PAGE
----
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SEC Slams 21 Advisors, 6 BDs Over Form CRS Failures

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What You Need to Know

  • The firms charged Monday missed regulatory deadlines.
  • Firms agreed to be censured, to cease and desist from violating the charged provisions.
  • The SEC's exam chief said in March the agency had found hundreds of firms it believed should have filed a Form CRS but didn't.

The Securities and Exchange Commission said Monday that 21 investment advisors and 6 broker-dealers have agreed to settle charges that they failed to timely file and deliver their client or customer relationship summaries, known as Form CRS, to their retail investors.

Pete Driscoll, head of the SEC’s exam division, said in March that the exam team “had identified hundreds of firms that we believed should have filed a Form CRS but didn’t.”

The exam team “did an outreach,” some cases twice in an informal way, on firms who had retail clients that failed to file a Form CRS. “We had a large number that didn’t respond to us — at all,” Driscoll relayed. “We’re opening up exams on them to look at the requirements and whether or not that firm should have filed, particularly as they were nonresponsive to us.”

Driscoll announced July 14 that he’d depart the agency effective Aug. 14.

As the SEC explains, on June 5, 2019, the SEC adopted Form CRS and required SEC-registered investment advisors and SEC-registered broker-dealers to file their respective Forms CRS with the SEC, begin delivering them to prospective and new retail investors by June 30, 2020, and deliver them to existing retail investor clients or customers by July 30, 2020.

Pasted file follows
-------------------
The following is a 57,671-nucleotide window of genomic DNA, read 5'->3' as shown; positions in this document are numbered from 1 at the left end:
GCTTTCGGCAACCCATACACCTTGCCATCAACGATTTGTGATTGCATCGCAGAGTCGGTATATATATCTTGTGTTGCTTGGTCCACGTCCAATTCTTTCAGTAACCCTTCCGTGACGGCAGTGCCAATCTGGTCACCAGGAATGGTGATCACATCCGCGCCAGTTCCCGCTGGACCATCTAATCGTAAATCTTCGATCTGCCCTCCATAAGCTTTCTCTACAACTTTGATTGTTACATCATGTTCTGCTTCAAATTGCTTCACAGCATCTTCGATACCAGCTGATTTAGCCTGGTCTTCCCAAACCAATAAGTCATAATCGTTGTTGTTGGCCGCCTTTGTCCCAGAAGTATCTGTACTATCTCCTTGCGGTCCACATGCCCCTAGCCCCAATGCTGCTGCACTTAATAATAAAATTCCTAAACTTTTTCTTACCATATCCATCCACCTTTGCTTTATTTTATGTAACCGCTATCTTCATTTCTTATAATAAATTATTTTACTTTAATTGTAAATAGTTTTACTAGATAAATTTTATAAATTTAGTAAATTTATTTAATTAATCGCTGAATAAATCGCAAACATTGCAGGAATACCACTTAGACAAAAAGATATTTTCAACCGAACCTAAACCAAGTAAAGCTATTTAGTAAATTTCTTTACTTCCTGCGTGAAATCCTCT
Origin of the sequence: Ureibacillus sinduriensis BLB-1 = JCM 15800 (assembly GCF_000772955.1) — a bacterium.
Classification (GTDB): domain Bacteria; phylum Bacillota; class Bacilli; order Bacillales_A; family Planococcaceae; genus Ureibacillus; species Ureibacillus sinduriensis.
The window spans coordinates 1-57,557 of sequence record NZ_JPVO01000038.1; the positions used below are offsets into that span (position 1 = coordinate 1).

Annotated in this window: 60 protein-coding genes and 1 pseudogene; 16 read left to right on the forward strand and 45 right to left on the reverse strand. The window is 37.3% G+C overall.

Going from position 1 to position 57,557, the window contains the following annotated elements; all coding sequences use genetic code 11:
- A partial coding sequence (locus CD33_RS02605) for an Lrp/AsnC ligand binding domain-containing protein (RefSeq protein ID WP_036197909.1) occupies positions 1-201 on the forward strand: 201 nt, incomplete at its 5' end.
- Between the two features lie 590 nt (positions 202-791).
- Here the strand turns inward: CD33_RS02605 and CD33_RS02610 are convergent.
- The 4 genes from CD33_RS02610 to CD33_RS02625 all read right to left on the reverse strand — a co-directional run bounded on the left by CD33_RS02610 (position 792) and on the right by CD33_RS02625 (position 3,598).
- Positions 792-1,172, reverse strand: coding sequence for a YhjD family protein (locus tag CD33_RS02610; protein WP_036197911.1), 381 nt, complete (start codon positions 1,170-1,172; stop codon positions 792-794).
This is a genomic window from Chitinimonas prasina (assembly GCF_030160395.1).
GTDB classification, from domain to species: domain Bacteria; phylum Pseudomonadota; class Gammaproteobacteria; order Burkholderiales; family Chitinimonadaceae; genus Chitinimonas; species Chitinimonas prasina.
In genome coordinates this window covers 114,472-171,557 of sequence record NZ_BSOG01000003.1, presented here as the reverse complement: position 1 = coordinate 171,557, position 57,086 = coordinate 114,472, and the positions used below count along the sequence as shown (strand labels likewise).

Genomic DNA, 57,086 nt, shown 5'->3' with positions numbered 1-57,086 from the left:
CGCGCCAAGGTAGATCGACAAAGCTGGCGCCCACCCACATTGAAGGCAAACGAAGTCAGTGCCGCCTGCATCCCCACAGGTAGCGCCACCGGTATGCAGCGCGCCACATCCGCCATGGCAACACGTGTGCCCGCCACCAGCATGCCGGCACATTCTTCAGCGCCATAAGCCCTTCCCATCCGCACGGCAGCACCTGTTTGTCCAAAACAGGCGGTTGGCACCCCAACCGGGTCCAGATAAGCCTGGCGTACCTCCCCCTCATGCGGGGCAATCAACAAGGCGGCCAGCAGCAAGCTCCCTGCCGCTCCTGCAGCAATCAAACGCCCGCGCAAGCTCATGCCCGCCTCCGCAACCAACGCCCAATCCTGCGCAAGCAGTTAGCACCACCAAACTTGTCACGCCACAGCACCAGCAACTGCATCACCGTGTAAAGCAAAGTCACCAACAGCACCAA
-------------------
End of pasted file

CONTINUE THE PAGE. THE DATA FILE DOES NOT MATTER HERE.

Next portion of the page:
The SEC also required firms to prominently post their current Form CRS on their website, if they had one.

James Lundy, partner at Faegre Drinker in Chicago, told ThinkAdvisor that Monday’s action by the SEC “is not a Reg BI crackdown.” Monday’s action “is a Form CRS crackdown and specific to firms that missed the deadline for Form CRS compliance and needed to be reminded twice by regulators to comply.”

Reg BI, Lundy added, “is a different rule” within the four-pronged advice-standards package adopted by the SEC.

According to the SEC’s orders, “each of the firms charged today missed those regulatory deadlines. The orders find that none of the firms filed or delivered its Form CRS, or posted it to its website, until being twice reminded of the missed deadlines by their regulators—in the case of investment advisers, by the SEC’s Division of Examinations, and in the case of broker-dealers, by the Financial Industry Regulatory Authority.”

Gurbir S. Grewal, director of the SEC’s Enforcement Division, said in a statement that “Registration with the SEC as an investment adviser or broker-dealer comes with mandated filing and disclosure obligations. Today’s cases reinforce the importance of meeting those obligations and providing retail investors with information that is intended to help them understand their relationships with their securities industry professionals.”

Form CRS, added Adam Aderton, Co-Chief of the SEC Enforcement Division’s Asset Management Unit, “is intended to provide retail investors with a brief summary about the services a firm offers, its fees, conflicts of interest, and other information that can help investors make more informed choices. By failing to file, deliver, and post this form, these firms deprived their clients and customers of the benefits of that information.”